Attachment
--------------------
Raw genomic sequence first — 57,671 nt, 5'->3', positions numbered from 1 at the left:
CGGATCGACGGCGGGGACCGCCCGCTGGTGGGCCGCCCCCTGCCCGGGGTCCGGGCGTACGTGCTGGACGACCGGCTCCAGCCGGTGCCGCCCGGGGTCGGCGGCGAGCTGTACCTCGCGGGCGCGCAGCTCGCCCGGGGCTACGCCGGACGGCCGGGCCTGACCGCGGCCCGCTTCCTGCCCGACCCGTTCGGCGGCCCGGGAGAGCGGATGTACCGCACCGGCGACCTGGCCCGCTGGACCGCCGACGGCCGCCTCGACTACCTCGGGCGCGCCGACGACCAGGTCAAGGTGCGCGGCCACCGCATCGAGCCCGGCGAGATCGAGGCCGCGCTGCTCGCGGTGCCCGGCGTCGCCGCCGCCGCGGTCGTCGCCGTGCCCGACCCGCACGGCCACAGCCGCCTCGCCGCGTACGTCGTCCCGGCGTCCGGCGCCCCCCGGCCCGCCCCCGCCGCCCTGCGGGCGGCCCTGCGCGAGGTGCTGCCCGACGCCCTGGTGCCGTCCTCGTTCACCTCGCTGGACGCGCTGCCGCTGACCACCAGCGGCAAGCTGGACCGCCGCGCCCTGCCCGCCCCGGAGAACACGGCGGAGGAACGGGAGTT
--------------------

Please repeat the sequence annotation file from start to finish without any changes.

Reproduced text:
Raw genomic sequence first — 57,671 nt, 5'->3', positions numbered from 1 at the left:
CGGATCGACGGCGGGGACCGCCCGCTGGTGGGCCGCCCCCTGCCCGGGGTCCGGGCGTACGTGCTGGACGACCGGCTCCAGCCGGTGCCGCCCGGGGTCGGCGGCGAGCTGTACCTCGCGGGCGCGCAGCTCGCCCGGGGCTACGCCGGACGGCCGGGCCTGACCGCGGCCCGCTTCCTGCCCGACCCGTTCGGCGGCCCGGGAGAGCGGATGTACCGCACCGGCGACCTGGCCCGCTGGACCGCCGACGGCCGCCTCGACTACCTCGGGCGCGCCGACGACCAGGTCAAGGTGCGCGGCCACCGCATCGAGCCCGGCGAGATCGAGGCCGCGCTGCTCGCGGTGCCCGGCGTCGCCGCCGCCGCGGTCGTCGCCGTGCCCGACCCGCACGGCCACAGCCGCCTCGCCGCGTACGTCGTCCCGGCGTCCGGCGCCCCCCGGCCCGCCCCCGCCGCCCTGCGGGCGGCCCTGCGCGAGGTGCTGCCCGACGCCCTGGTGCCGTCCTCGTTCACCTCGCTGGACGCGCTGCCGCTGACCACCAGCGGCAAGCTGGACCGCCGCGCCCTGCCCGCCCCGGAGAACACGGCGGAGGAACGGGAGTT